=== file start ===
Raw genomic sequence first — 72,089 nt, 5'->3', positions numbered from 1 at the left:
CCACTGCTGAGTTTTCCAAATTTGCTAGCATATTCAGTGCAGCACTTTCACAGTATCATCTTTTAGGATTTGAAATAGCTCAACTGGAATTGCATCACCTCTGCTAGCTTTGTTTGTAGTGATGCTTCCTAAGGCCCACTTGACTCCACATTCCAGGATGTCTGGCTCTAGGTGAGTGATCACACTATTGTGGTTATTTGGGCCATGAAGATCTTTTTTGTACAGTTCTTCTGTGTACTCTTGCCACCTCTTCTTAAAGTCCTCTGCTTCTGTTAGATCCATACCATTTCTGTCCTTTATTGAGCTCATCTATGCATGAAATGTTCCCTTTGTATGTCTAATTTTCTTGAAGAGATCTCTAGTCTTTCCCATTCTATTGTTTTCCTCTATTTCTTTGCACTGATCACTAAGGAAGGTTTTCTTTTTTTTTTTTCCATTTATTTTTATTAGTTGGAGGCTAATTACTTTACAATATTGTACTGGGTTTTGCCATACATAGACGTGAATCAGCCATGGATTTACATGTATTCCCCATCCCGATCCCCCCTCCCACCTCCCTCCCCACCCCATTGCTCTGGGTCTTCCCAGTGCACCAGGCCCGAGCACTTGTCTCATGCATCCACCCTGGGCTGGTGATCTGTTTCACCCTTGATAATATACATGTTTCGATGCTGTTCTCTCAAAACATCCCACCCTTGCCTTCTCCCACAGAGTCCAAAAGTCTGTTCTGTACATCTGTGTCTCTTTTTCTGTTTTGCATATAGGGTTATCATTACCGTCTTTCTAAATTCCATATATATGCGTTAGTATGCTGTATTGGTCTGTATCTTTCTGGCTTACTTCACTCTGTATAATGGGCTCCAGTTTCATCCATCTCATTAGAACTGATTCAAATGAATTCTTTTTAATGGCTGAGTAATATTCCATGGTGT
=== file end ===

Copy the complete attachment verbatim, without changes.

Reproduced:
Raw genomic sequence first — 72,089 nt, 5'->3', positions numbered from 1 at the left:
CCACTGCTGAGTTTTCCAAATTTGCTAGCATATTCAGTGCAGCACTTTCACAGTATCATCTTTTAGGATTTGAAATAGCTCAACTGGAATTGCATCACCTCTGCTAGCTTTGTTTGTAGTGATGCTTCCTAAGGCCCACTTGACTCCACATTCCAGGATGTCTGGCTCTAGGTGAGTGATCACACTATTGTGGTTATTTGGGCCATGAAGATCTTTTTTGTACAGTTCTTCTGTGTACTCTTGCCACCTCTTCTTAAAGTCCTCTGCTTCTGTTAGATCCATACCATTTCTGTCCTTTATTGAGCTCATCTATGCATGAAATGTTCCCTTTGTATGTCTAATTTTCTTGAAGAGATCTCTAGTCTTTCCCATTCTATTGTTTTCCTCTATTTCTTTGCACTGATCACTAAGGAAGGTTTTCTTTTTTTTTTTTCCATTTATTTTTATTAGTTGGAGGCTAATTACTTTACAATATTGTACTGGGTTTTGCCATACATAGACGTGAATCAGCCATGGATTTACATGTATTCCCCATCCCGATCCCCCCTCCCACCTCCCTCCCCACCCCATTGCTCTGGGTCTTCCCAGTGCACCAGGCCCGAGCACTTGTCTCATGCATCCACCCTGGGCTGGTGATCTGTTTCACCCTTGATAATATACATGTTTCGATGCTGTTCTCTCAAAACATCCCACCCTTGCCTTCTCCCACAGAGTCCAAAAGTCTGTTCTGTACATCTGTGTCTCTTTTTCTGTTTTGCATATAGGGTTATCATTACCGTCTTTCTAAATTCCATATATATGCGTTAGTATGCTGTATTGGTCTGTATCTTTCTGGCTTACTTCACTCTGTATAATGGGCTCCAGTTTCATCCATCTCATTAGAACTGATTCAAATGAATTCTTTTTAATGGCTGAGTAATATTCCATGGTGT